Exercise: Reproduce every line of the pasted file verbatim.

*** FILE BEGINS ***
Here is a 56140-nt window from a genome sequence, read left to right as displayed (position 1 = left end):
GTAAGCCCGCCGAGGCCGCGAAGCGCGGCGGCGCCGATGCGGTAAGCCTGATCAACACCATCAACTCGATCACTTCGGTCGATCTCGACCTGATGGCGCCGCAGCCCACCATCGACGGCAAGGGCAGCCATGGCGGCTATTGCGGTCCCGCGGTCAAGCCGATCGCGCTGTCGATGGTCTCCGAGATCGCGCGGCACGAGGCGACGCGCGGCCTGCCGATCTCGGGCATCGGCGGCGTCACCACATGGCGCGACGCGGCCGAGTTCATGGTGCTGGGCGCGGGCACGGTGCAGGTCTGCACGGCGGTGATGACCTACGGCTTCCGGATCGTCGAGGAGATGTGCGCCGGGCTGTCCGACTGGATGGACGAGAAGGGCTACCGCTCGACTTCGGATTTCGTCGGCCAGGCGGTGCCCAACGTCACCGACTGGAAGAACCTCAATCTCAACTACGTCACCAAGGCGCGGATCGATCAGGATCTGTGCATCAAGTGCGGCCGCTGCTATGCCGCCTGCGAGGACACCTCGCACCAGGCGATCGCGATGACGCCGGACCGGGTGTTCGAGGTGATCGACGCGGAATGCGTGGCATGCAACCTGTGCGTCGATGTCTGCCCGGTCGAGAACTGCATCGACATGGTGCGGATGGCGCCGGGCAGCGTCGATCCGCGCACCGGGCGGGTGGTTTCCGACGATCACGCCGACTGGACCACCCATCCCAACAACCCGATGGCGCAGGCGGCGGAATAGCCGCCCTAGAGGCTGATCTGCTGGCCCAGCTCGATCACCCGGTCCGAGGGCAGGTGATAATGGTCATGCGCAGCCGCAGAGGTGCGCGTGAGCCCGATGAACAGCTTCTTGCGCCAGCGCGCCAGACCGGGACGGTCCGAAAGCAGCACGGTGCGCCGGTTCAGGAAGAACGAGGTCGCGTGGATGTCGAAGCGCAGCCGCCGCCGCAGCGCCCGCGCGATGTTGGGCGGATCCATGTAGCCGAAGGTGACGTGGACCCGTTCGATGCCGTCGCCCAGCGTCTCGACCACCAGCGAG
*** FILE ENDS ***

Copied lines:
Here is a 56140-nt window from a genome sequence, read left to right as displayed (position 1 = left end):
GTAAGCCCGCCGAGGCCGCGAAGCGCGGCGGCGCCGATGCGGTAAGCCTGATCAACACCATCAACTCGATCACTTCGGTCGATCTCGACCTGATGGCGCCGCAGCCCACCATCGACGGCAAGGGCAGCCATGGCGGCTATTGCGGTCCCGCGGTCAAGCCGATCGCGCTGTCGATGGTCTCCGAGATCGCGCGGCACGAGGCGACGCGCGGCCTGCCGATCTCGGGCATCGGCGGCGTCACCACATGGCGCGACGCGGCCGAGTTCATGGTGCTGGGCGCGGGCACGGTGCAGGTCTGCACGGCGGTGATGACCTACGGCTTCCGGATCGTCGAGGAGATGTGCGCCGGGCTGTCCGACTGGATGGACGAGAAGGGCTACCGCTCGACTTCGGATTTCGTCGGCCAGGCGGTGCCCAACGTCACCGACTGGAAGAACCTCAATCTCAACTACGTCACCAAGGCGCGGATCGATCAGGATCTGTGCATCAAGTGCGGCCGCTGCTATGCCGCCTGCGAGGACACCTCGCACCAGGCGATCGCGATGACGCCGGACCGGGTGTTCGAGGTGATCGACGCGGAATGCGTGGCATGCAACCTGTGCGTCGATGTCTGCCCGGTCGAGAACTGCATCGACATGGTGCGGATGGCGCCGGGCAGCGTCGATCCGCGCACCGGGCGGGTGGTTTCCGACGATCACGCCGACTGGACCACCCATCCCAACAACCCGATGGCGCAGGCGGCGGAATAGCCGCCCTAGAGGCTGATCTGCTGGCCCAGCTCGATCACCCGGTCCGAGGGCAGGTGATAATGGTCATGCGCAGCCGCAGAGGTGCGCGTGAGCCCGATGAACAGCTTCTTGCGCCAGCGCGCCAGACCGGGACGGTCCGAAAGCAGCACGGTGCGCCGGTTCAGGAAGAACGAGGTCGCGTGGATGTCGAAGCGCAGCCGCCGCCGCAGCGCCCGCGCGATGTTGGGCGGATCCATGTAGCCGAAGGTGACGTGGACCCGTTCGATGCCGTCGCCCAGCGTCTCGACCACCAGCGAG